Creating art is beautiful, but as any other job, it involves a lot of hunching, twisting, and bending. As an artist, you will experience a lot of physical strain, especially if you work long hours. Working that much will, as in any other job, because stress and take a toll on your well being. No matter whether you are a musician, a painter, a sculptor, a dancer or something else, as an artist, your body is your essential asset, and it’s important to take proper care of it. The following 5 exercises can help you stay healthy and fit. Since they don’t take time or space, you can do them from the comfort of your studio. You can do these exercises before work if you want to improve your focus and energy levels, or you can do the after work to maintain your health.
Plank it out
Planking is a great exercise for building your core strength. You certainly know how to do it, and it requires only a little bit of time and space. If you are spending the entire day standing at an easel or throwing clay, doing a plank will strengthen your core and make sure you have a proper posture.
Stretching Like Superman
If you suffer from lower back pain, stretching like Superman will definitely help strengthen the muscles of your lower back. To do this exercise, lie down on the floor and stretch your arms and legs as much as you can. Also, raise your arms and legs off the floor and hold for 30 seconds until you lower them down. Repeat this movement 10 times and then rest. When you pair this exercise with planking, you will definitely have a very strong core. Cape is optional.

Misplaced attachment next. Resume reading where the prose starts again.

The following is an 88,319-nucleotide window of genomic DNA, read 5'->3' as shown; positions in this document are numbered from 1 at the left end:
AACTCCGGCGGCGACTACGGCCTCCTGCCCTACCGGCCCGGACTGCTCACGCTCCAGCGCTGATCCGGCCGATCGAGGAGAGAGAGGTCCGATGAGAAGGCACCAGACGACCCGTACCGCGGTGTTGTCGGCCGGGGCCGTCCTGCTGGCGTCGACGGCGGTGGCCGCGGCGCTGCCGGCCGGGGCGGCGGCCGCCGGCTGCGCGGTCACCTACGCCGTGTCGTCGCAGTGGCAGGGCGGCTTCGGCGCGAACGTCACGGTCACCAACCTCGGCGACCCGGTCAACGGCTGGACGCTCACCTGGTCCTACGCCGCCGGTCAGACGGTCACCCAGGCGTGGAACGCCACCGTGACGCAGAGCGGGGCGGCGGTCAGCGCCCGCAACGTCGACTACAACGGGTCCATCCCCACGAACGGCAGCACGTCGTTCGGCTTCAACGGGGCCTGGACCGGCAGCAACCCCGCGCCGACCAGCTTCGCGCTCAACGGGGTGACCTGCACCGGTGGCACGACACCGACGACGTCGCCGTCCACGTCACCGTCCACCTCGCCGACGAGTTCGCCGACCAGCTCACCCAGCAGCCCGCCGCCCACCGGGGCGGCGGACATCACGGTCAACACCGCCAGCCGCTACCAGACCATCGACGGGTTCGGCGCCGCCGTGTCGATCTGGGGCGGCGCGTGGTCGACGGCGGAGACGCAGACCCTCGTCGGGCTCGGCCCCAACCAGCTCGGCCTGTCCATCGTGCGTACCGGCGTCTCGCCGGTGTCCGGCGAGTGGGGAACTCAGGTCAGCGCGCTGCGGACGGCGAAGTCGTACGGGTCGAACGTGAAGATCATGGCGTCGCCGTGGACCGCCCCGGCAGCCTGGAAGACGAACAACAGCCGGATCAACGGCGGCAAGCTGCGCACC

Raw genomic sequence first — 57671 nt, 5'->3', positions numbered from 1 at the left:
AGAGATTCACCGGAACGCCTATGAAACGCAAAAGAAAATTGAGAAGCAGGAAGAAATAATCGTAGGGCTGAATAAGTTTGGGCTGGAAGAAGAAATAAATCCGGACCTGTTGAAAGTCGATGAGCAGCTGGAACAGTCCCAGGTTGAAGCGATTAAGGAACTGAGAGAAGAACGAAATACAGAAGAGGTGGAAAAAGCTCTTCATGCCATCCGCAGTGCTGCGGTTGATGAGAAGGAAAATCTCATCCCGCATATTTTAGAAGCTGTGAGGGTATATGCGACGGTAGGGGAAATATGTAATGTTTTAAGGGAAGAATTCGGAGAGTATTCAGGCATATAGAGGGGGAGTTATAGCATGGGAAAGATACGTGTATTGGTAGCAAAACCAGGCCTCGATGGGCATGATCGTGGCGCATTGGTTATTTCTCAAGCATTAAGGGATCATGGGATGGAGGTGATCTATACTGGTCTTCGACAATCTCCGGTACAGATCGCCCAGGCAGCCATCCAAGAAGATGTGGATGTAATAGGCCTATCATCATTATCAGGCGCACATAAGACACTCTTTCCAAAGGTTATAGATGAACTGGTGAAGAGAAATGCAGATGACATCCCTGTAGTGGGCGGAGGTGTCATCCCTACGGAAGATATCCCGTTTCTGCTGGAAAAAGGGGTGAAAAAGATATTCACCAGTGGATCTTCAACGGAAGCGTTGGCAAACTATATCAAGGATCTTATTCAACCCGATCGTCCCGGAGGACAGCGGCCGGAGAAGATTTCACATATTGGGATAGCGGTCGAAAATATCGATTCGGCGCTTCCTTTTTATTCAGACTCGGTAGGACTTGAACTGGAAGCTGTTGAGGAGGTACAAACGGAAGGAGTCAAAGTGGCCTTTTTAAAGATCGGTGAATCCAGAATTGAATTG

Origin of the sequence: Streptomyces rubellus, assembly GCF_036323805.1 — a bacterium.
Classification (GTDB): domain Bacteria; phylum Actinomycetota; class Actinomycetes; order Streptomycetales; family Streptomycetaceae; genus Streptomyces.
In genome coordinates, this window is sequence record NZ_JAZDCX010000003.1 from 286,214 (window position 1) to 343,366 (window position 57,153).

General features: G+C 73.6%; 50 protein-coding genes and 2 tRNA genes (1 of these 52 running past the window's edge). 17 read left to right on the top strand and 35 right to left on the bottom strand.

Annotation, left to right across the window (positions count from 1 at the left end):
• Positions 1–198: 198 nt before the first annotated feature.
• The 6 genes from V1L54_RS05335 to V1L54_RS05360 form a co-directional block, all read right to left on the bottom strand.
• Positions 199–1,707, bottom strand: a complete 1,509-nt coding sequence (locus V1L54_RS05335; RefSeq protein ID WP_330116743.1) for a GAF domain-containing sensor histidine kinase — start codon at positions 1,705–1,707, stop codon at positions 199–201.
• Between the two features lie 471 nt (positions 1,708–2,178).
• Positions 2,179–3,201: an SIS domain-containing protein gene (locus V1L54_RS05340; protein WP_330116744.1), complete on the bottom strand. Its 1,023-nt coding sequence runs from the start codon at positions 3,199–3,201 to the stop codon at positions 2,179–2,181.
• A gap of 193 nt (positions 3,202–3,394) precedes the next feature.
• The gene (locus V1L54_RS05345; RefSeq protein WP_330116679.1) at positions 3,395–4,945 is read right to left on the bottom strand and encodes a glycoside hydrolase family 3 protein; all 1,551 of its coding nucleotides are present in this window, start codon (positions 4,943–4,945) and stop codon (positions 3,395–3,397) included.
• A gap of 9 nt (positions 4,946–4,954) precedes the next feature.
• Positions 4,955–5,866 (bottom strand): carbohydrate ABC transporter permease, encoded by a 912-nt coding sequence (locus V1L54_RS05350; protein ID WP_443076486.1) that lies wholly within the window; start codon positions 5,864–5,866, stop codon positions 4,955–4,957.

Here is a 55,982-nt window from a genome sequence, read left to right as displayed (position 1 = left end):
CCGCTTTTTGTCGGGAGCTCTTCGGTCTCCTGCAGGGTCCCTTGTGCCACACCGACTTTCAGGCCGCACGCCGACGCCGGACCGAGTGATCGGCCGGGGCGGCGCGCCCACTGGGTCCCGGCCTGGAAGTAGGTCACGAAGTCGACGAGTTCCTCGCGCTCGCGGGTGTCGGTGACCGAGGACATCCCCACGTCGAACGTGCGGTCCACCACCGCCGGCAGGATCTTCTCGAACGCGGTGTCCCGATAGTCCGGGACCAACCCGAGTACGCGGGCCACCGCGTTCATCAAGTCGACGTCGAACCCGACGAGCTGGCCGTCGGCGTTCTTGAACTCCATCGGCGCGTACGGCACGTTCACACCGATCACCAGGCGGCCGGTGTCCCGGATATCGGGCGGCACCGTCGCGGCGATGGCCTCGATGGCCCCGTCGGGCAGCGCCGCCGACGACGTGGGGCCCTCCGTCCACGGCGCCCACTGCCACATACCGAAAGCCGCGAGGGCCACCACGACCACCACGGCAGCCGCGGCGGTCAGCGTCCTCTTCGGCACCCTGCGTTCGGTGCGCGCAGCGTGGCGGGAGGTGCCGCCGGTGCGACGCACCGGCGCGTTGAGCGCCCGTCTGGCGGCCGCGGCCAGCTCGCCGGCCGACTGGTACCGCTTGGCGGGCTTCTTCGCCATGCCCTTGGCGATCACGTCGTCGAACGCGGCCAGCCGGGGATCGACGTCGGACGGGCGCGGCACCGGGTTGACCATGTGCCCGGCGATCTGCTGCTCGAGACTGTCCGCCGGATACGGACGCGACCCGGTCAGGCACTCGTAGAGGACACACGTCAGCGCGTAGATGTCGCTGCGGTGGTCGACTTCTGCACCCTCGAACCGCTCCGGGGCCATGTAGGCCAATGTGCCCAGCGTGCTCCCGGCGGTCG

Use the Jump Rope
Jumping rope is an excellent cardio exercises to wake up your body, get your heart pumping and blood flowing. If you haven’t done this for a long time, start with 60 seconds at a pace that feels comfortable. These 60 seconds are enough to replace a 20 minute walk. So, when you don’t have enough time take a walk to visit a local art gallery, you can stay home, but start jumping!
Push-ups are very healthy for you because they work your core, shoulders, and arms. This is also a great all-around workout because it makes different muscles work at the same time. Push-ups don’t require a lot of space and you can easily adjust the exercise by changing the position of your arms and legs. This way, you can also work on different muscles and body parts.
This is not an exercise that will help you become fitter, but it is important to prevent injury and increase mobility. Foam rollers are also great self-massage tool. We recommend keeping a foam roller in your studio to occasionally release the tension caused by stress and fatigue. Start by positioning your targeted muscle group on the roller, and make sure your spine is straight. Do 10 repetitions on each side.